Social EM, Health Policy

This is Also Our Lane - Climate Change and Public Health

The issue of climate change and public health is what the World Health Organization calls the greatest health challenge of the 21st century. Climate change is happening now, patients are being affected now, and now is the time for the medical community to respond.

         A 66-year-old woman is brought to the emergency department via ambulance. Lying on a stretcher being wheeled into the room, she is struggling to keep her eyes open. The nurse asks her name, if she knows where she is, and why she is here. Weakly turning her head and trying to figure out what is happening, she stares blankly, confused and scared. Reaching down to feel her pulse, her skin is scorching. “Can we get a temperature reading on her?” “What happened?” The lead paramedic starts giving the report, working simultaneously to get the patient connected to the vital monitors: “She was found in her apartment by her granddaughter. The place was like a sauna, her AC unit had stopped working.”


         It is 2 a.m. at a busy hospital in Queens, NY. In the pediatric ED, a father bursts through the doors carrying his 8-year-old son in his arms - the boy’s body is limp, his head tilted upwards and back, with visible foam around his mouth. “No breathe, no breathe,” the father shouts in broken English. Within seconds the boy is lying in a bed, a nurse at each side placing IVs, the lead physician tilting the child’s head up and squeezing breaths of air into his lungs. More team members file into the room - a pharmacist, a respiratory therapist, an additional physician, 2 more nurses, a Spanish translator. The translator reports, “The father says his son has asthma and it has been getting progressively worse over the past few days. They have been unable to afford his medications, and tonight his breathing got worse and worse until it stopped.”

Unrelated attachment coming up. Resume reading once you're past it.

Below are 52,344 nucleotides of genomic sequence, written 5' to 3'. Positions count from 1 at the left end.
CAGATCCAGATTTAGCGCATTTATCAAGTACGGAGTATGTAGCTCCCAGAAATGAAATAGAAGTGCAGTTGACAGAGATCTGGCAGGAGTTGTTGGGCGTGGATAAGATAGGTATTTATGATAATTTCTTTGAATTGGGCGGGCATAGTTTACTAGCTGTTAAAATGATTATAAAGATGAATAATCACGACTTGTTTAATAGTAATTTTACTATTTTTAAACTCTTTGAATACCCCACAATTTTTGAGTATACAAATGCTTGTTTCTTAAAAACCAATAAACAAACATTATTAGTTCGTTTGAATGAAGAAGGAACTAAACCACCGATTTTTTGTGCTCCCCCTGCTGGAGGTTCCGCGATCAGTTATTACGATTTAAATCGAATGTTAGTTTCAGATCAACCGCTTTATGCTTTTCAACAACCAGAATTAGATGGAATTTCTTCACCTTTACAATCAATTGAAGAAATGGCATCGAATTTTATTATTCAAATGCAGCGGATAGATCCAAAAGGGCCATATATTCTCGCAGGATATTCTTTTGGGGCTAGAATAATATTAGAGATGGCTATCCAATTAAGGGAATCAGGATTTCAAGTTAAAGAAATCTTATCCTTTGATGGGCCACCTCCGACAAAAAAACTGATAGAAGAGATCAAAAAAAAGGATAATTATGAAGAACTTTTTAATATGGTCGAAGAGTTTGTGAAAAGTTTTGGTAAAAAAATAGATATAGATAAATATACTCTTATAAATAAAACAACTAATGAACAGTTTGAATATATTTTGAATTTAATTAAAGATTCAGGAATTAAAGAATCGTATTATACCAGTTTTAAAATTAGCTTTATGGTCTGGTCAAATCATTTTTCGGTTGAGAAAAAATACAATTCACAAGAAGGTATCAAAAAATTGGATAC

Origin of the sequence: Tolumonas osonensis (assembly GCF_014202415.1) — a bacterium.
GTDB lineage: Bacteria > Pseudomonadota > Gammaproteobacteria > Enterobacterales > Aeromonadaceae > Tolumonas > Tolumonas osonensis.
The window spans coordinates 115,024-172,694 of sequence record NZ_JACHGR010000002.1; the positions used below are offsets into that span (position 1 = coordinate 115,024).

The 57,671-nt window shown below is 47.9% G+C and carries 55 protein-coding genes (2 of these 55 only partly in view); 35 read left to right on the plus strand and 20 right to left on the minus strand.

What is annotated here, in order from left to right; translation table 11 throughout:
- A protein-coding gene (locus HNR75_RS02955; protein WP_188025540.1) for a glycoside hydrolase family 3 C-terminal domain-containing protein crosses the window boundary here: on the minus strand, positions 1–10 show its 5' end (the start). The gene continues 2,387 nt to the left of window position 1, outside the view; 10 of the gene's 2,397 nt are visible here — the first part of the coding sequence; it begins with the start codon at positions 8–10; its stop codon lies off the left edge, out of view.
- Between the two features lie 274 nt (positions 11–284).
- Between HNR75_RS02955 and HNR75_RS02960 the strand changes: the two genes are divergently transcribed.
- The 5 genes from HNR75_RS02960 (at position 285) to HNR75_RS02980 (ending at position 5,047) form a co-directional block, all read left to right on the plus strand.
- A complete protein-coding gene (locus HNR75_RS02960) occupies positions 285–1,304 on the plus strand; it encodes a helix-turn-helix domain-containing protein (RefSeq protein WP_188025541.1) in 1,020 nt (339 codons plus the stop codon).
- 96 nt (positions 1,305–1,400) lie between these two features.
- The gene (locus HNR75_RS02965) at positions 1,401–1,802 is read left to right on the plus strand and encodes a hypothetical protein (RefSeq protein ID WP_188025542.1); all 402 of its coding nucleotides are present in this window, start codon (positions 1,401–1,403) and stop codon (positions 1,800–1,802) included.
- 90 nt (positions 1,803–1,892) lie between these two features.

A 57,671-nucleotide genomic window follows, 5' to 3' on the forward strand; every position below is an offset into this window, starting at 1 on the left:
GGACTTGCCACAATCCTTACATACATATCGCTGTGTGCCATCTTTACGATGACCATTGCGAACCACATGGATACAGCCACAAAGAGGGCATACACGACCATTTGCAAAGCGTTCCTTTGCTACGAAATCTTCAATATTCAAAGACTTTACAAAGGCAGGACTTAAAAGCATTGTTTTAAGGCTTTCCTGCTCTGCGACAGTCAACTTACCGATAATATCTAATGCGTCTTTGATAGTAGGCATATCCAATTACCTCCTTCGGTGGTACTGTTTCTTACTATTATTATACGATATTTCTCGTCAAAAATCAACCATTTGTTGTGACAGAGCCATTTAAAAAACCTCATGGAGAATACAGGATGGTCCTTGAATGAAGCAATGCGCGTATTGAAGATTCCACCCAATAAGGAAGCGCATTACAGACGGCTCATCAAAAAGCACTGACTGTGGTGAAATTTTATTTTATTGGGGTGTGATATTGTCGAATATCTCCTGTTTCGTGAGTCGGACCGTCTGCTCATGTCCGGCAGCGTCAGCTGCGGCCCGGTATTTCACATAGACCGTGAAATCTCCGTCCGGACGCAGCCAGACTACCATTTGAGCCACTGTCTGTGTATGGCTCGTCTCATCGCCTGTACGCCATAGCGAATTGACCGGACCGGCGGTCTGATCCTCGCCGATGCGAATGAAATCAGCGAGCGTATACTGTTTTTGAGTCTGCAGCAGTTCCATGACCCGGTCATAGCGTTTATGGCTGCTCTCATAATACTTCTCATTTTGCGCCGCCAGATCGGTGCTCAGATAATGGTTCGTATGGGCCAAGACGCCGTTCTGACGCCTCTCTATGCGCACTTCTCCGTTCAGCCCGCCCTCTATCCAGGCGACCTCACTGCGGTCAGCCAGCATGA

A 54-year-old woman comes to the ED reporting 4 days of fevers, abdominal pain, nausea, vomiting, muscle aches, headaches, and a skin rash. Her husband reports she has become progressively weak, confused, and disoriented. Speaking incoherently and with slurred speech, she is unable to answer questions. Fluid from her spinal canal is extracted, leading to a presumptive diagnosis of viral meningoencephalitis. She is admitted to the hospital for antiviral treatment, and after a few days her test results come back positive for West Nile Virus. After an extended hospitalization, her strength and speech improve only partially, and she will likely have permanent deficits. 

This Is Also Our Lane
         When the NRA tweeted that physicians should "stay in their lanes" after the Thousand Oaks shooting, the medical community responded in uproar, which launched the #ThisIsOurLane movement. Doctors around the country shared their stories, graphic depictions of their intimate experience with gun violence. The movement was powerful. It revealed to the country how close physicians are to the issue of gun violence. It forced people to realize that patient care extends beyond the hospital or clinic. The responsibility of a medical provider is to care and advocate for those who are unable to do so, and speaking up about the issue of gun regulation in America is a vital part of that responsibility. It therefore follows that climate change must similarly be considered within the purview of the medical community.